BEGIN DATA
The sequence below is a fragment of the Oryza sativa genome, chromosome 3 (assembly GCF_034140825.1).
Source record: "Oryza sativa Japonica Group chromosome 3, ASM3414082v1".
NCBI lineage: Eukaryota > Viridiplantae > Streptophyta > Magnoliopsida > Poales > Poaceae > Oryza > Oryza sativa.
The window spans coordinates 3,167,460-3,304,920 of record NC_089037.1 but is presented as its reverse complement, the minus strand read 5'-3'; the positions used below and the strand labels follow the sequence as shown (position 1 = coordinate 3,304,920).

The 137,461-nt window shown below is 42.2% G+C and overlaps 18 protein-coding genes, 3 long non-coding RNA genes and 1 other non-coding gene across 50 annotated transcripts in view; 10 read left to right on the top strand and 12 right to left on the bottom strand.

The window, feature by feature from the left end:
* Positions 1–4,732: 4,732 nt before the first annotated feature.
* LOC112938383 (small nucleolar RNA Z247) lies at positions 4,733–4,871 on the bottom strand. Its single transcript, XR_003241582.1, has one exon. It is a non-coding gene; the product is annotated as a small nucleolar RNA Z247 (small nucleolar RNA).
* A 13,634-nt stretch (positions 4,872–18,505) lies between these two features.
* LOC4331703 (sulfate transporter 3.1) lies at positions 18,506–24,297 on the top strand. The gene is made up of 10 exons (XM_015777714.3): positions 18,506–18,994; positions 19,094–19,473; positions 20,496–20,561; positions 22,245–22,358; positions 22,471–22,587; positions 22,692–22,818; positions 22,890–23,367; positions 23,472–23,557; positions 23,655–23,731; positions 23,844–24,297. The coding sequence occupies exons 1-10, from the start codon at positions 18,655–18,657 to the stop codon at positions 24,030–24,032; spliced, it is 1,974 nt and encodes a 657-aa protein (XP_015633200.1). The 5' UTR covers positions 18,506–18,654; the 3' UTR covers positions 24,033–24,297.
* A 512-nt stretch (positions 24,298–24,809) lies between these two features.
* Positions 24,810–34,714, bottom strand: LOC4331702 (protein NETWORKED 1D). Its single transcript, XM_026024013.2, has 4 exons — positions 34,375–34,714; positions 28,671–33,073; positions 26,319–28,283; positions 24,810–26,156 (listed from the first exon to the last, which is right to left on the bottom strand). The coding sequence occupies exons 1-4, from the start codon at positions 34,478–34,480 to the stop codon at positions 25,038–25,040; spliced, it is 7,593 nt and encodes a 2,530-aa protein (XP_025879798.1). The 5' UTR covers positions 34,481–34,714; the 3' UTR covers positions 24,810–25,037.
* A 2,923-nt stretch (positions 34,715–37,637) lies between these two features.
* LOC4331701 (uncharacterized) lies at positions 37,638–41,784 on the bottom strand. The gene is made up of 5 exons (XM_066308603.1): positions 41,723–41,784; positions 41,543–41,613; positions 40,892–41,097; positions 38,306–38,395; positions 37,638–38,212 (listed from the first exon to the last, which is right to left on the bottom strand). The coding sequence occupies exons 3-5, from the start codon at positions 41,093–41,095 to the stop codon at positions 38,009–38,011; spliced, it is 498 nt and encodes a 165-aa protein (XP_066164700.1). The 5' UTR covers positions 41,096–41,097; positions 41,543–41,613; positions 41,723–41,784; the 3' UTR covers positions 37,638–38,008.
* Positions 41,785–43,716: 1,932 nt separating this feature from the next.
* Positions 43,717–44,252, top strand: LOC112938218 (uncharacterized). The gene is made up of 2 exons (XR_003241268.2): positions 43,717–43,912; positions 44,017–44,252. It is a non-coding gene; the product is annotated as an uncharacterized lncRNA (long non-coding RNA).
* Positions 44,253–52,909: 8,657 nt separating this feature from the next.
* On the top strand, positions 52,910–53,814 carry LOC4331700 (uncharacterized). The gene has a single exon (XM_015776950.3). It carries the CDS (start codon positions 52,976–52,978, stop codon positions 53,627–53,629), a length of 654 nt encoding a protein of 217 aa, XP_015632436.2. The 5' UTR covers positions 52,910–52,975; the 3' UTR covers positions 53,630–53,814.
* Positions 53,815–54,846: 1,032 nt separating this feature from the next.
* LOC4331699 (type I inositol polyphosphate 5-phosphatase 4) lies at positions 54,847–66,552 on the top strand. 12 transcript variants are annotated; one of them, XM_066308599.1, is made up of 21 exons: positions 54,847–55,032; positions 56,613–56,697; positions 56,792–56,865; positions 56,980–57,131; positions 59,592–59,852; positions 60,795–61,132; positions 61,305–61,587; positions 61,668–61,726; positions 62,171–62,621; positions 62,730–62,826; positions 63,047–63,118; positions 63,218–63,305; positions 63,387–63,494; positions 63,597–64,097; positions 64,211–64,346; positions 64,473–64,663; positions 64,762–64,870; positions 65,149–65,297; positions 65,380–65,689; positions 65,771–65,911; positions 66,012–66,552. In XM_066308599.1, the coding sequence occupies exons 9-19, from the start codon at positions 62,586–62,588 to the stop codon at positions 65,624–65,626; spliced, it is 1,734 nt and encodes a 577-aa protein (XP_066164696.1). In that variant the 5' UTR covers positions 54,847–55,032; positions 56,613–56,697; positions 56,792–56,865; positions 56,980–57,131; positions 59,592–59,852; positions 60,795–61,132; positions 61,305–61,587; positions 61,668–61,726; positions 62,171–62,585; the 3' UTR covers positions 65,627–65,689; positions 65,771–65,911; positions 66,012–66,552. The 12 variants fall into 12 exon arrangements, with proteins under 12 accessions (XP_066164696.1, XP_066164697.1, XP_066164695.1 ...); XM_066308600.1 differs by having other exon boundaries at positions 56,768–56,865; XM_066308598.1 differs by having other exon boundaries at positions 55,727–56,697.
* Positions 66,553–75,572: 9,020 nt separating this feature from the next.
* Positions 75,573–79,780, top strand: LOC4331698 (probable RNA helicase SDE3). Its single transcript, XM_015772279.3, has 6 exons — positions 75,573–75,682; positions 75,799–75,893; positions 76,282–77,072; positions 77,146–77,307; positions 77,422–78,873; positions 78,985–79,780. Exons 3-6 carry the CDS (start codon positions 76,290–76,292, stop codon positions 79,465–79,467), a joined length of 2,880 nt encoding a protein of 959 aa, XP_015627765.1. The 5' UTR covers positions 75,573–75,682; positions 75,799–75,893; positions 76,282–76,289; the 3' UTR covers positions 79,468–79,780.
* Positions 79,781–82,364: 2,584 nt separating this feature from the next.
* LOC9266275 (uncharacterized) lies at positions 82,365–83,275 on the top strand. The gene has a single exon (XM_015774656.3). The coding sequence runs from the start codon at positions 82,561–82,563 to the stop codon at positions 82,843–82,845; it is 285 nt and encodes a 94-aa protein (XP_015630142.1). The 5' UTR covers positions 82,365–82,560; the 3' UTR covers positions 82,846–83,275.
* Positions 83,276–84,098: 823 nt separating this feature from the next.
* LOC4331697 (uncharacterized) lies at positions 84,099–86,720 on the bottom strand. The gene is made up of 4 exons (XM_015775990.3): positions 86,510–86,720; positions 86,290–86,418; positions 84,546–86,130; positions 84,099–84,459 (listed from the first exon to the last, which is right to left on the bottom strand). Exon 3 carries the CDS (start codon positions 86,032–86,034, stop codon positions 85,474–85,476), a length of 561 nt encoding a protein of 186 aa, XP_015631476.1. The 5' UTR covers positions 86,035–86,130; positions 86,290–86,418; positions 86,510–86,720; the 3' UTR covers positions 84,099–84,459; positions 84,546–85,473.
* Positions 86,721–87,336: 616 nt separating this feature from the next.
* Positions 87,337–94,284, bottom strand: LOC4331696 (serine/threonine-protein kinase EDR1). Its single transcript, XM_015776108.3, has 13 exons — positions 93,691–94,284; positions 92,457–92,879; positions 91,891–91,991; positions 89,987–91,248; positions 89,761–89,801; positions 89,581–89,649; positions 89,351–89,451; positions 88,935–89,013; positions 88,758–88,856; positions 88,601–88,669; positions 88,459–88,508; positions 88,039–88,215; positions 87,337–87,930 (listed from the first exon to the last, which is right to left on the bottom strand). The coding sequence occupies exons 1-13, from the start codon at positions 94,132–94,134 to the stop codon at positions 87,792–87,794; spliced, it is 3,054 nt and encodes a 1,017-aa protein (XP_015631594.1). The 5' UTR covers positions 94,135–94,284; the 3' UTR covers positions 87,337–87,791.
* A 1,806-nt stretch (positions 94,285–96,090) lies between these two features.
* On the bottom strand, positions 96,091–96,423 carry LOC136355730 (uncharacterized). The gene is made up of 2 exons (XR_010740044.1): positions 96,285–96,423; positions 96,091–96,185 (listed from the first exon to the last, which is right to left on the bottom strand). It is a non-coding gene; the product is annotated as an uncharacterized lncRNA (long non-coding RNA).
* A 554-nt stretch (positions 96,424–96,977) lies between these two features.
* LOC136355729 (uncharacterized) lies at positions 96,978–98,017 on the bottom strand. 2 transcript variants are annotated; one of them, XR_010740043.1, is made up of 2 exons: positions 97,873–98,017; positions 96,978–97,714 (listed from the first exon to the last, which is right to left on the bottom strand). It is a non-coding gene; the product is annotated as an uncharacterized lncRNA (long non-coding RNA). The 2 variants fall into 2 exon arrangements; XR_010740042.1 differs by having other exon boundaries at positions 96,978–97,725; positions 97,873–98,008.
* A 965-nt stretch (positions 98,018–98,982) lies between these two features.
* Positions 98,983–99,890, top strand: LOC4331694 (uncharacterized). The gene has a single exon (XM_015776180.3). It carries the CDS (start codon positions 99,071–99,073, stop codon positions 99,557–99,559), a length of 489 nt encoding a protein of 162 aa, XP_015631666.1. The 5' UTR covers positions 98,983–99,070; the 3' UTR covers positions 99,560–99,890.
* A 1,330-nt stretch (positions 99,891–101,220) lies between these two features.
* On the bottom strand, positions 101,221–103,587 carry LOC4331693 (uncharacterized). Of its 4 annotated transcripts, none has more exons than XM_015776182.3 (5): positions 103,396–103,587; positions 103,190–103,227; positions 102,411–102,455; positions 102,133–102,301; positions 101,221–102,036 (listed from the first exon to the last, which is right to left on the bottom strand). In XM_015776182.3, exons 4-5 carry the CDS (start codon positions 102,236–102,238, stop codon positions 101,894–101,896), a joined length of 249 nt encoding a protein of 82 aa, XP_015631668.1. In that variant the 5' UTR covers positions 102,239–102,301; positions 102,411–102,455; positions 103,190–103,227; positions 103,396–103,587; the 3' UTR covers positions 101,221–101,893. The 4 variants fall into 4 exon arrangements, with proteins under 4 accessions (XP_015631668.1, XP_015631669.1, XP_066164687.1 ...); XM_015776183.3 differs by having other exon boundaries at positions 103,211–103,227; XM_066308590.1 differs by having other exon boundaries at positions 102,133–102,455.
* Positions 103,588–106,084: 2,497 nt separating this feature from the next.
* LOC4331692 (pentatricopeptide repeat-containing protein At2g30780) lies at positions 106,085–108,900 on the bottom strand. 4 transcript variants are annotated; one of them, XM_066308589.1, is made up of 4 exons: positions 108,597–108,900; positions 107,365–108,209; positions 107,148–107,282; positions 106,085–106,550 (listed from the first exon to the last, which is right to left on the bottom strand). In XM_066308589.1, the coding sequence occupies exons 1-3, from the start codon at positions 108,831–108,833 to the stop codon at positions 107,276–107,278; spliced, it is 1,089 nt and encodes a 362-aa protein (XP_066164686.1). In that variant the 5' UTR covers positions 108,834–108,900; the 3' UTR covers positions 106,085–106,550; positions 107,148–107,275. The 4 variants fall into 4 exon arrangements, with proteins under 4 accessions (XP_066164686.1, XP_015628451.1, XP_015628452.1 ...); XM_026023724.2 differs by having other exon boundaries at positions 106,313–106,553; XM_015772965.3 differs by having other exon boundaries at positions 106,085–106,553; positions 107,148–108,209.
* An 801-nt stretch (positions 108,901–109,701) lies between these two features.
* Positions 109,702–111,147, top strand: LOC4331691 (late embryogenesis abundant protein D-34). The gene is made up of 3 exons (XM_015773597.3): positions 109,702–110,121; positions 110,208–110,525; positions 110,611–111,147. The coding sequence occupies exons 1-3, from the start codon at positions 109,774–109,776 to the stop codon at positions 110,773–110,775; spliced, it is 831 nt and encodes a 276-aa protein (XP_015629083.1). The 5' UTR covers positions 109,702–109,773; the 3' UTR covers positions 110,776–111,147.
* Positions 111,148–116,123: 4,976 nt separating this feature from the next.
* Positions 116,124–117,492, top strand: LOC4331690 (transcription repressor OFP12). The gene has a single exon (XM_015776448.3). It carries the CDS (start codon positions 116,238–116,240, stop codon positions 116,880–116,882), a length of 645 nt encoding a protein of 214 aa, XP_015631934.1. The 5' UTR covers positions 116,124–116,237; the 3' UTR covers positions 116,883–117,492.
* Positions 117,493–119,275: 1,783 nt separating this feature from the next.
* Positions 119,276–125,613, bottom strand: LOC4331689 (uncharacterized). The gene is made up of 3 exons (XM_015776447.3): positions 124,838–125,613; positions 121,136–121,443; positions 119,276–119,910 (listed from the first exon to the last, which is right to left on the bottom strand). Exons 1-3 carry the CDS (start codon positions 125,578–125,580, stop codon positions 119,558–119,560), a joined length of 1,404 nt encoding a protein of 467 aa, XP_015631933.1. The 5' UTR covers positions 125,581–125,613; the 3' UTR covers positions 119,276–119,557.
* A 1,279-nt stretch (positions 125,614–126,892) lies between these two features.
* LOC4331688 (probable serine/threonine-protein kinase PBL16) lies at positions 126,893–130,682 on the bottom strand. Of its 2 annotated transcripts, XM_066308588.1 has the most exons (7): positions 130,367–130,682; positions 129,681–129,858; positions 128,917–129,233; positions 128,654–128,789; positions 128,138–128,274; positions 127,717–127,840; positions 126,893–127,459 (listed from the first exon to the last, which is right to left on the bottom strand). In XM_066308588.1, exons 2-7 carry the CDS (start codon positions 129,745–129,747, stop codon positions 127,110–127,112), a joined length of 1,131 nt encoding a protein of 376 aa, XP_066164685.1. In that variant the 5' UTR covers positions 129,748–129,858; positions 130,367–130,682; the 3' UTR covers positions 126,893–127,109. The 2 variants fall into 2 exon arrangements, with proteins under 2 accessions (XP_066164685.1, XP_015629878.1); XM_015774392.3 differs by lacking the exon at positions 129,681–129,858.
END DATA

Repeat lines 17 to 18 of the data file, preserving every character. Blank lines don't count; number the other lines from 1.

* Positions 44,253–52,909: 8,657 nt separating this feature from the next.
* On the top strand, positions 52,910–53,814 carry LOC4331700 (uncharacterized). The gene has a single exon (XM_015776950.3). It carries the CDS (start codon positions 52,976–52,978, stop codon positions 53,627–53,629), a length of 654 nt encoding a protein of 217 aa, XP_015632436.2. The 5' UTR covers positions 52,910–52,975; the 3' UTR covers positions 53,630–53,814.